The first thing I spotted on the pool deck was a woman lying ‘sunny side up’ on a chaise lounge with her top off. Oh, great! How much of this are we going to have to put up with?? We had to walk in front of her to get a good look — at the pool, I mean. Zack wanted to go swimming right away, so he was looking at the pool and hadn’t noticed anything unusual. When I remarked to him that the topless woman might be a bit of a distraction for us, he looked around and exclaimed, “Whoa!” That drew Susan’s and Lauren’s attention, and now we all had to work hard to pretend we hadn’t noticed and weren’t looking. Awkward.

The way the photo of the pool on the hotel’s website is cropped suggests that it’s larger, but the accompanying copy describes it as “the rooftop plunge pool” – now we know what that means. It was, nonetheless, wet and refreshing, and we enjoyed using it several times. Don’t really know if we saw Ms. Two-For-The-Show again, as we never got a very good look at her face.

Back in our room we unpacked and settled in, and considered our plans for the next day before going out for a bite. We walked to a nearby pizza place recommended by one of the hotel’s doormen. It was complete with crusts spinning in the air and Italian guys working behind the counter, and the pizza was great. We didn’t have either Parmesan or red pepper flakes on our table, and I spotted some sitting on the table of another patron. I walked over and asked if we could use his Parmesan and pepper flakes. He drew himself up, stared at me, and said, “Does it LOOK like I’m using them? Go ahead – TAKE ’em. And get out of my face!” I was so taken aback that I hesitated and asked him, “Are you sure?” He cocked his head, looked at me even more intently and said, in a louder voice, “My man! Just take them, and get the **** out of my face!” No need to continue this conversation. I brought the booty back to Susan and my wide-eyed kids, and we talked a little bit about what it’s like to live in a city with more than 8 million other people.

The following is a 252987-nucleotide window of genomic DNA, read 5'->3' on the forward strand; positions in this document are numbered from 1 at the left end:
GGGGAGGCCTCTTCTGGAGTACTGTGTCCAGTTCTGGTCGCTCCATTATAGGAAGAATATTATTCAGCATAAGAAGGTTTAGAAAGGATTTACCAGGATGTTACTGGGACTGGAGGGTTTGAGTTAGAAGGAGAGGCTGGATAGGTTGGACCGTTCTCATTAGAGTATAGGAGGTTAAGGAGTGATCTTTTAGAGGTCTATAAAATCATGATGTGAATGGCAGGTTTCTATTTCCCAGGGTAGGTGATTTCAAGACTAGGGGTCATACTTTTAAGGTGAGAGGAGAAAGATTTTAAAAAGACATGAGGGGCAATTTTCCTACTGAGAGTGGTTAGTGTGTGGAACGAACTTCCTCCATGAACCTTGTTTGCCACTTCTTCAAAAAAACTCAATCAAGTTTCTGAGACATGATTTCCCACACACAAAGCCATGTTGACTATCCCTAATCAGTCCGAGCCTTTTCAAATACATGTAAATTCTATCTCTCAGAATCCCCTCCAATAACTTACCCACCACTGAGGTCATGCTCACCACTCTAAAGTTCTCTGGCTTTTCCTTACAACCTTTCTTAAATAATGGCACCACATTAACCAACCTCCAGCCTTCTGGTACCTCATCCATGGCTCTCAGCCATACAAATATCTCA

We hoped we could be on top of the Empire State Building as the sun was going down. But like Disneyland, we couldn’t tell how long the lines were until we’d already progressed quite a way, snaking back and forth, going up one corridor, down another, and around corners until at last we reached the elevators. I guess that’s part of accommodating the 10-20 thousand people who visit the ESB every day. It was about 9:30 PM and dark by the time we were on the observation deck; the lights stretched out forever and gave a great sense for the city’s size, density, and general layout. It wouldn’t have occurred to either Susan or me to use a phone up there, but Lauren marked the occasion by calling one of her good friends.

We got back to the hotel late and watched part of The Late Show with David Letterman. What the heck – we’re on vacation, and the kids enjoyed his humor. And even though we had foregone the hotel’s turn-down service, we somehow managed to get ourselves into bed and had no difficulty falling asleep.